Nitro Knowledge. Your Guide to Paying for College.
If you're planning on applying to a historically black college or university, or HBCU, you probably already know that this group of universities represent some of the oldest and most prestigious institutions of higher education in the United States.
As with any college choice, you may also be wondering how to pay for tuition and other school expenses. Thankfully, HBCUs are known for making college financially accessible. Here, we've compiled a long list of scholarships available to students attending HBCUs.
If you’re applying for college for the first time, you probably have tons of questions. And that’s even before you start thinking about financial aid …
But you have to figure out financial aid eventually, right? If you’ve reached that point on your college to-do list, we’re here for you.
It's probably not a newsflash that women are still largely outnumbered by their male counterparts in science and engineering.
What might be news: More colleges and employers are making it a priority to get women into STEM fields—and they're making financial investments to back that up. That means there are ever-growing options for female students who are hunting for scholarships. Here's how to find that sweet "free money" to help fund your STEM education.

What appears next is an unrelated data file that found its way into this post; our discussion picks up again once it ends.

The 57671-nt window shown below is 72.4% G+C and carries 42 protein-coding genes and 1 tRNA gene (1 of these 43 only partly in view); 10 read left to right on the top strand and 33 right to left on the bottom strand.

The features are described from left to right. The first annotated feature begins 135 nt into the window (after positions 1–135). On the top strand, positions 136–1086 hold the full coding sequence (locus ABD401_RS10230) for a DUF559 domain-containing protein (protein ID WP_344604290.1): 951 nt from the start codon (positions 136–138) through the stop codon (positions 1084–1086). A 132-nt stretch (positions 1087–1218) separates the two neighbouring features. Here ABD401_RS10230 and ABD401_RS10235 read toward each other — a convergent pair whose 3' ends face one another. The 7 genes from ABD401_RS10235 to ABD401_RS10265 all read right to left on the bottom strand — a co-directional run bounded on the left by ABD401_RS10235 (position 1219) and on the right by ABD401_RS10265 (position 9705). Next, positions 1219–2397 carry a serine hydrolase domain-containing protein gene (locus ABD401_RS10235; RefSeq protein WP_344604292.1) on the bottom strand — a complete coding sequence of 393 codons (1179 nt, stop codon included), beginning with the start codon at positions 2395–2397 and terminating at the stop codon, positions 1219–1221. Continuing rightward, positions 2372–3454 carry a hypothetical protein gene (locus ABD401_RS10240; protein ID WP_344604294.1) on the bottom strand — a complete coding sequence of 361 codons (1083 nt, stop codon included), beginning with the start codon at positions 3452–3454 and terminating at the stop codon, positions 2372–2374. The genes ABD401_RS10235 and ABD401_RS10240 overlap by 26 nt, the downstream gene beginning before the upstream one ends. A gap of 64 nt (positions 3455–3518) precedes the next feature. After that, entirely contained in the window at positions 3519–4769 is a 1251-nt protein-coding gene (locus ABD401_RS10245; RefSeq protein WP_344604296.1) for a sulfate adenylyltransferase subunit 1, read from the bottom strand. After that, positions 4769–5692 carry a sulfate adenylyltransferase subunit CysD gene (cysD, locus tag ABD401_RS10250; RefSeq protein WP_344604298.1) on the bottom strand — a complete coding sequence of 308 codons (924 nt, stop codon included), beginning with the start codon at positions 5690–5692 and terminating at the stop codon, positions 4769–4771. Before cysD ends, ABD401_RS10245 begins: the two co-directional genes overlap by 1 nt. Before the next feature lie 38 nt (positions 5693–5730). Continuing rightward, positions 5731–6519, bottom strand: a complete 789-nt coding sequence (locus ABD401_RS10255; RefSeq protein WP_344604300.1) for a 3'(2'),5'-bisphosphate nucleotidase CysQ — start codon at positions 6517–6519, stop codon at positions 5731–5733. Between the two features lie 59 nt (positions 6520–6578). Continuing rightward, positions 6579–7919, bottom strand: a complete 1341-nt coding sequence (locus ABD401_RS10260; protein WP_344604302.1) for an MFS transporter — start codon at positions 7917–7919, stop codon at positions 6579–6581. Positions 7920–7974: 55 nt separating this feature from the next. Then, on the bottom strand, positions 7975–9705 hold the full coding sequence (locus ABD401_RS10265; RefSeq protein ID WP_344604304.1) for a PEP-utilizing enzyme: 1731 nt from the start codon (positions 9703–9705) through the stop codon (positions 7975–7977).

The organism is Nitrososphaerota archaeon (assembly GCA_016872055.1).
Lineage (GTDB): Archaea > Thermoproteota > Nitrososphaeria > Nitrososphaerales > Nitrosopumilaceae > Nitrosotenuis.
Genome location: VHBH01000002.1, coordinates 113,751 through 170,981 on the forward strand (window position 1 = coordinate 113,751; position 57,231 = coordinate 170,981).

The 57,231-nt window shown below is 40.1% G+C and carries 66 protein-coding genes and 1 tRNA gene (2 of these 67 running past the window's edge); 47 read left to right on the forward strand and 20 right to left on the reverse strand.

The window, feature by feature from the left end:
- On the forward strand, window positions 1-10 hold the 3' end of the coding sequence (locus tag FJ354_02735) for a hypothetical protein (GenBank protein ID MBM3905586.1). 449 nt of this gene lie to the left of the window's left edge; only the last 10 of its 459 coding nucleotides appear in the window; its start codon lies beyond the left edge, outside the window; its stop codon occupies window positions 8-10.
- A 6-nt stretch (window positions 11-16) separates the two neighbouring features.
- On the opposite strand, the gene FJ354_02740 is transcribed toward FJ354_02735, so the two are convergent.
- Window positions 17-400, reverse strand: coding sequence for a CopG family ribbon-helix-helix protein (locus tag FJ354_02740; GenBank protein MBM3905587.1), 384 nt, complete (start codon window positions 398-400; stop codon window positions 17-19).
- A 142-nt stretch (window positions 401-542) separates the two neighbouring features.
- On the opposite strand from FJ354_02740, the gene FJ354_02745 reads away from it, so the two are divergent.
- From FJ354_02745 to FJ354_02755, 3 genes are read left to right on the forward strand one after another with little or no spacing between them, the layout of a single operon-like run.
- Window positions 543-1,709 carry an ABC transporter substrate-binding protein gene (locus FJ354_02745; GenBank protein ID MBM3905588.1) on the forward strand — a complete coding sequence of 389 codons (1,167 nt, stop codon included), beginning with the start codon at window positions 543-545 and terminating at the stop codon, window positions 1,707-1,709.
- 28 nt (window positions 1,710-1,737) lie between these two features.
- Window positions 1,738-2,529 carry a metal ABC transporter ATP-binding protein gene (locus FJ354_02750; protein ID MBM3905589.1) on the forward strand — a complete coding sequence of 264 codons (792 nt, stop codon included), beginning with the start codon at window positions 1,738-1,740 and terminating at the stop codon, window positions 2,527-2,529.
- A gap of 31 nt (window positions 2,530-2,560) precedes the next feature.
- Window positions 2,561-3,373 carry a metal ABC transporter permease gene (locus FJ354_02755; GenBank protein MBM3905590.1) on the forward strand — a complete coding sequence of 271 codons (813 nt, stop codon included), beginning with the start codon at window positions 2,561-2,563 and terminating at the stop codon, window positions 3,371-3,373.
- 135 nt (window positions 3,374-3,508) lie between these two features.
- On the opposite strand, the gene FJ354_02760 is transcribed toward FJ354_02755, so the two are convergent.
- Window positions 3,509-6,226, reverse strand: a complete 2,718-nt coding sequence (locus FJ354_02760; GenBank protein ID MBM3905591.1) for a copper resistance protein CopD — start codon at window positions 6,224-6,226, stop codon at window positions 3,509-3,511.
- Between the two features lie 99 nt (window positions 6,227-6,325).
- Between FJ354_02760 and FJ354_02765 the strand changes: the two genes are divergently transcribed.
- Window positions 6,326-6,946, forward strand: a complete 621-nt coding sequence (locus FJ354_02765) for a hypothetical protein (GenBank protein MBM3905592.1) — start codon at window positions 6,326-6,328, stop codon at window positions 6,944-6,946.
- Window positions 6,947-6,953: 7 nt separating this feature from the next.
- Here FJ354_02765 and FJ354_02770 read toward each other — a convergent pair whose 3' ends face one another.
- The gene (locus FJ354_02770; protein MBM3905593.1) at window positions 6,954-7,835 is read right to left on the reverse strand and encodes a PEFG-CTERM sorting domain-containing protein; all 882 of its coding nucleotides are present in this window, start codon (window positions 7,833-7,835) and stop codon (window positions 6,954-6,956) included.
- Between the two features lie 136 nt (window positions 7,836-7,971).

College is expensive enough. Don’t make it pricier than it has to be by making choices about financial aid, classes, and college living that increase your costs even more.
Here are nine tips to help prevent simple, but expensive mistakes that can can increase your college debt:
How much money should you borrow for college? You might have heard the rule of thumb that you shouldn't borrow more than what you'll make in your first year out of college, but there's more to consider than just a straight-dollar amount.
The real answer is that your total debt should be proportional to your earning potential. That means it's important to consider things like your choice of school, your major, and much of your future take-home pay will have to go toward loan repayment.
You've got your course schedule for the semester, your packing is all done and then, all of a sudden, you realize, "Help! I can't pay my tuition!"
Most students fund their education through a variety of sources, like scholarships, grants, and loans. Sometimes, however, there's a last-minute financial gap—a remaining few hundred or thousand dollars that you still have left to pay. When you need help paying college fast, applying for scholarships isn't going to cut it. But there are a few things you can do. Here's our step-by-step guide on what to do when you're in a financial pinch just before your next semester.